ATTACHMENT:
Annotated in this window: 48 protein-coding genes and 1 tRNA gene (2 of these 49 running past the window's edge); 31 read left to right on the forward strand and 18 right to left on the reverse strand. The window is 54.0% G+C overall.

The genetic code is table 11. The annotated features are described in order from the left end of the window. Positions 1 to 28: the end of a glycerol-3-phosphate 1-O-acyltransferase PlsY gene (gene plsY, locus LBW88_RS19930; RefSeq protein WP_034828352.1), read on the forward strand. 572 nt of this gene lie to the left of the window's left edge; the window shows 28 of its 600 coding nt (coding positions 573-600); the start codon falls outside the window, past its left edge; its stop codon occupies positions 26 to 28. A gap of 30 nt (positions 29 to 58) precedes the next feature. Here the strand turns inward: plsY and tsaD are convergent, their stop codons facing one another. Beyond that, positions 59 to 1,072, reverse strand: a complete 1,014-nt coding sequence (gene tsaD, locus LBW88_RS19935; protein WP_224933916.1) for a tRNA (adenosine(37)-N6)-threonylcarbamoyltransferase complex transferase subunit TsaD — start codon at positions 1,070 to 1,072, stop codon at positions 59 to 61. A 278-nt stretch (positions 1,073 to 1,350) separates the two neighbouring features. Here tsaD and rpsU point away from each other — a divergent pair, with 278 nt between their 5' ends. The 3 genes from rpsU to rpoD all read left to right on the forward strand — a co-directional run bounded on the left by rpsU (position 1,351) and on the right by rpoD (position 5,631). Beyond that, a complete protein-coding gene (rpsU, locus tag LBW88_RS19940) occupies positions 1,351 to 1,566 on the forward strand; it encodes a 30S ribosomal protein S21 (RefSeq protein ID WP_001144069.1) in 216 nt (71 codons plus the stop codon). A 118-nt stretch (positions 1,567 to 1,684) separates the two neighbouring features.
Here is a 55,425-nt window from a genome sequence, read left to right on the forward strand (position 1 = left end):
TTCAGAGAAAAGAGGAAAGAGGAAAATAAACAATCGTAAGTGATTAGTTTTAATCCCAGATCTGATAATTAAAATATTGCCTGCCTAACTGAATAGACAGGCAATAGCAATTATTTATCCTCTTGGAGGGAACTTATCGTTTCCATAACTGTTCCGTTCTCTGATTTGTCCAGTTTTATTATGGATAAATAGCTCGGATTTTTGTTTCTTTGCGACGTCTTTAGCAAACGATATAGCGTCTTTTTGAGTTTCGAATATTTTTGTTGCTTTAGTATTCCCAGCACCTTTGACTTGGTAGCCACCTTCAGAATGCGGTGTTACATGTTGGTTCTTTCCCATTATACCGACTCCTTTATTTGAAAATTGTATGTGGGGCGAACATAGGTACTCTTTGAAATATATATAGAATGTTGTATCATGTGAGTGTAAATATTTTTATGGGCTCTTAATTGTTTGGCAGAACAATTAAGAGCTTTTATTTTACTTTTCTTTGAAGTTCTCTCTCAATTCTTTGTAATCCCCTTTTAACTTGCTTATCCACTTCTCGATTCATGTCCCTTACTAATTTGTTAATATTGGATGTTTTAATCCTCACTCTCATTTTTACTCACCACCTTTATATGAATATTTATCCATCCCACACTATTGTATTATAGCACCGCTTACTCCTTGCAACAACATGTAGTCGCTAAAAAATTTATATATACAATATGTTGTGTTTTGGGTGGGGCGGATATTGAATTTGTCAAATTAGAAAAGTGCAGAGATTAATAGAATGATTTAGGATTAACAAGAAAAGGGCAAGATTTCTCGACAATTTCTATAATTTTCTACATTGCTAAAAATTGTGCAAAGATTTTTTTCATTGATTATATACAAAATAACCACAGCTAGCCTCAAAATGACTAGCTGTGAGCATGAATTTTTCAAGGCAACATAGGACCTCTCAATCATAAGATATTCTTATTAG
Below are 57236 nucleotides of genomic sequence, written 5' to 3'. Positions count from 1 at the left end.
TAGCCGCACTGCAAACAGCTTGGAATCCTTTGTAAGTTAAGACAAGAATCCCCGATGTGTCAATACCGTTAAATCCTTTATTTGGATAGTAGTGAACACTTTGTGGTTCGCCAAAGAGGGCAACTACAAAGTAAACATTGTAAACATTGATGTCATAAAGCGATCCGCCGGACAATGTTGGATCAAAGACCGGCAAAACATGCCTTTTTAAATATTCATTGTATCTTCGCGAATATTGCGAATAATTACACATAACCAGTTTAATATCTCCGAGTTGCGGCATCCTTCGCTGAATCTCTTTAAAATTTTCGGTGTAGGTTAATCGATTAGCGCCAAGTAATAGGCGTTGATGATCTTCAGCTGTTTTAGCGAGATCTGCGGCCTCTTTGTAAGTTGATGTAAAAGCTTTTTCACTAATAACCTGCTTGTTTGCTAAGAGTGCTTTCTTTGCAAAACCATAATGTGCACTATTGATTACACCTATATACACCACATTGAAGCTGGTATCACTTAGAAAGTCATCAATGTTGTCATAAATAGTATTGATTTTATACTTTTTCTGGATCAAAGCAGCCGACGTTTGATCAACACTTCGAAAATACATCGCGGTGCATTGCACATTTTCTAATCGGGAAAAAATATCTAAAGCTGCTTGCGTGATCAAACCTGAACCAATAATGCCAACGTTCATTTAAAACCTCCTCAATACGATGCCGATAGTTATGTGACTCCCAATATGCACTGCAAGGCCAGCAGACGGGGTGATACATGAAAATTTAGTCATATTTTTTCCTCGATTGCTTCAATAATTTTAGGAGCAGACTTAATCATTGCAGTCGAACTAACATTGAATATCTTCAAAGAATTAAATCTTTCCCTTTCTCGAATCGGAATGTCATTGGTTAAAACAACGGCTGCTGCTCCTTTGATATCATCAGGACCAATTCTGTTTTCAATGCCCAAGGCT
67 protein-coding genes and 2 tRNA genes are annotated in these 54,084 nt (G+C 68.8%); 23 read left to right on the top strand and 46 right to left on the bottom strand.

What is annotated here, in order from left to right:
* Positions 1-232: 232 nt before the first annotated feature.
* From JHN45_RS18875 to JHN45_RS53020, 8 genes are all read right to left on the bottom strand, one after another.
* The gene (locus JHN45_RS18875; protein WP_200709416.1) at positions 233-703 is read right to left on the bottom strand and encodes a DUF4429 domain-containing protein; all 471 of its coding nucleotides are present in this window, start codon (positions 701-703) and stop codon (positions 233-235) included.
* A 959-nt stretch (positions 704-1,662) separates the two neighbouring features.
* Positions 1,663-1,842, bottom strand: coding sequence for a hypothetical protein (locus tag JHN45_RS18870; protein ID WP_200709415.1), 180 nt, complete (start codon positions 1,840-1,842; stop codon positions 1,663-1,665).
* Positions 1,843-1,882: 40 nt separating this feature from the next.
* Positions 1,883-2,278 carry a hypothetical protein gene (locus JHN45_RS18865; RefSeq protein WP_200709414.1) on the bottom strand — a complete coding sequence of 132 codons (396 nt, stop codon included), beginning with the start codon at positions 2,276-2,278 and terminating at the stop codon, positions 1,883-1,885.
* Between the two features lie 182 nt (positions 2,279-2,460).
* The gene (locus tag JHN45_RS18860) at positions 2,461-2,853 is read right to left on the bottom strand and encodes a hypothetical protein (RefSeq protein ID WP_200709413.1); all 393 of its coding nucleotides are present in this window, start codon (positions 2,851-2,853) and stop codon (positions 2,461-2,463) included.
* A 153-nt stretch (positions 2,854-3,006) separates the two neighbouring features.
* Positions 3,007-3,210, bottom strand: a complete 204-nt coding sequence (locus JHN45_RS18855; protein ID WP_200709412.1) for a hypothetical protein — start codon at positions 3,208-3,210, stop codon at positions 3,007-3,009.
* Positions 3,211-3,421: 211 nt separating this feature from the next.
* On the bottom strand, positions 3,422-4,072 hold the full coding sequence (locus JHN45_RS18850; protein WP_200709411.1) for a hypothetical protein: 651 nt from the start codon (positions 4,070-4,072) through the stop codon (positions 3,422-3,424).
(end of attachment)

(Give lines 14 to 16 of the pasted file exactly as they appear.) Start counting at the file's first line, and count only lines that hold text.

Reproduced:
* Positions 1,843-1,882: 40 nt separating this feature from the next.
* Positions 1,883-2,278 carry a hypothetical protein gene (locus JHN45_RS18865; RefSeq protein WP_200709414.1) on the bottom strand — a complete coding sequence of 132 codons (396 nt, stop codon included), beginning with the start codon at positions 2,276-2,278 and terminating at the stop codon, positions 1,883-1,885.
* Between the two features lie 182 nt (positions 2,279-2,460).